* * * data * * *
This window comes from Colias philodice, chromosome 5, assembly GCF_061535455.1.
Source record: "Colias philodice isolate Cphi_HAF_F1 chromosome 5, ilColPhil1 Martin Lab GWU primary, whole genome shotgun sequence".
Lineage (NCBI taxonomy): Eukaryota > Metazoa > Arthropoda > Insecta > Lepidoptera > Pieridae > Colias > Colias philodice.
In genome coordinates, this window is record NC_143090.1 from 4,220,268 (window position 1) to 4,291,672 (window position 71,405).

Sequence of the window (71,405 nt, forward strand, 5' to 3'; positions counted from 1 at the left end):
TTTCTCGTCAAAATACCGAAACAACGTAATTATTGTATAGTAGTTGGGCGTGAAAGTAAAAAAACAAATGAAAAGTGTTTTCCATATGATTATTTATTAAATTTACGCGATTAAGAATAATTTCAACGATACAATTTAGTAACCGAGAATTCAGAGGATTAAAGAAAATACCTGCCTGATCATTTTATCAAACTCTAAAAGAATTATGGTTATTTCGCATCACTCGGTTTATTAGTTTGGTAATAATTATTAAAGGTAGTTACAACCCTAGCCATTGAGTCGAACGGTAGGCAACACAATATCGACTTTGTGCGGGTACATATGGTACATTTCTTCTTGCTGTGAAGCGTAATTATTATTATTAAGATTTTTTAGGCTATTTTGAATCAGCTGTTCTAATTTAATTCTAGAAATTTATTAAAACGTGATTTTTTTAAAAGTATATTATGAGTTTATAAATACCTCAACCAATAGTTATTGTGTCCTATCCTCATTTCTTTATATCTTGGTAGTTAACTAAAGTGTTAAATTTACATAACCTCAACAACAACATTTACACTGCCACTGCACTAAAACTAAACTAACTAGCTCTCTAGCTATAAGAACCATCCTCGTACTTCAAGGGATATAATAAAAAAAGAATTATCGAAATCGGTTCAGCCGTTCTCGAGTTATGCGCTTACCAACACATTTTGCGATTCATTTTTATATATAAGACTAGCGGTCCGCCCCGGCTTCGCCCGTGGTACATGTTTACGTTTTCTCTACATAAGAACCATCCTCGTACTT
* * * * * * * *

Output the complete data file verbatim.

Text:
This window comes from Colias philodice, chromosome 5, assembly GCF_061535455.1.
Source record: "Colias philodice isolate Cphi_HAF_F1 chromosome 5, ilColPhil1 Martin Lab GWU primary, whole genome shotgun sequence".
Lineage (NCBI taxonomy): Eukaryota > Metazoa > Arthropoda > Insecta > Lepidoptera > Pieridae > Colias > Colias philodice.
In genome coordinates, this window is record NC_143090.1 from 4,220,268 (window position 1) to 4,291,672 (window position 71,405).

Sequence of the window (71,405 nt, forward strand, 5' to 3'; positions counted from 1 at the left end):
TTTCTCGTCAAAATACCGAAACAACGTAATTATTGTATAGTAGTTGGGCGTGAAAGTAAAAAAACAAATGAAAAGTGTTTTCCATATGATTATTTATTAAATTTACGCGATTAAGAATAATTTCAACGATACAATTTAGTAACCGAGAATTCAGAGGATTAAAGAAAATACCTGCCTGATCATTTTATCAAACTCTAAAAGAATTATGGTTATTTCGCATCACTCGGTTTATTAGTTTGGTAATAATTATTAAAGGTAGTTACAACCCTAGCCATTGAGTCGAACGGTAGGCAACACAATATCGACTTTGTGCGGGTACATATGGTACATTTCTTCTTGCTGTGAAGCGTAATTATTATTATTAAGATTTTTTAGGCTATTTTGAATCAGCTGTTCTAATTTAATTCTAGAAATTTATTAAAACGTGATTTTTTTAAAAGTATATTATGAGTTTATAAATACCTCAACCAATAGTTATTGTGTCCTATCCTCATTTCTTTATATCTTGGTAGTTAACTAAAGTGTTAAATTTACATAACCTCAACAACAACATTTACACTGCCACTGCACTAAAACTAAACTAACTAGCTCTCTAGCTATAAGAACCATCCTCGTACTTCAAGGGATATAATAAAAAAAGAATTATCGAAATCGGTTCAGCCGTTCTCGAGTTATGCGCTTACCAACACATTTTGCGATTCATTTTTATATATAAGACTAGCGGTCCGCCCCGGCTTCGCCCGTGGTACATGTTTACGTTTTCTCTACATAAGAACCATCCTCGTACTT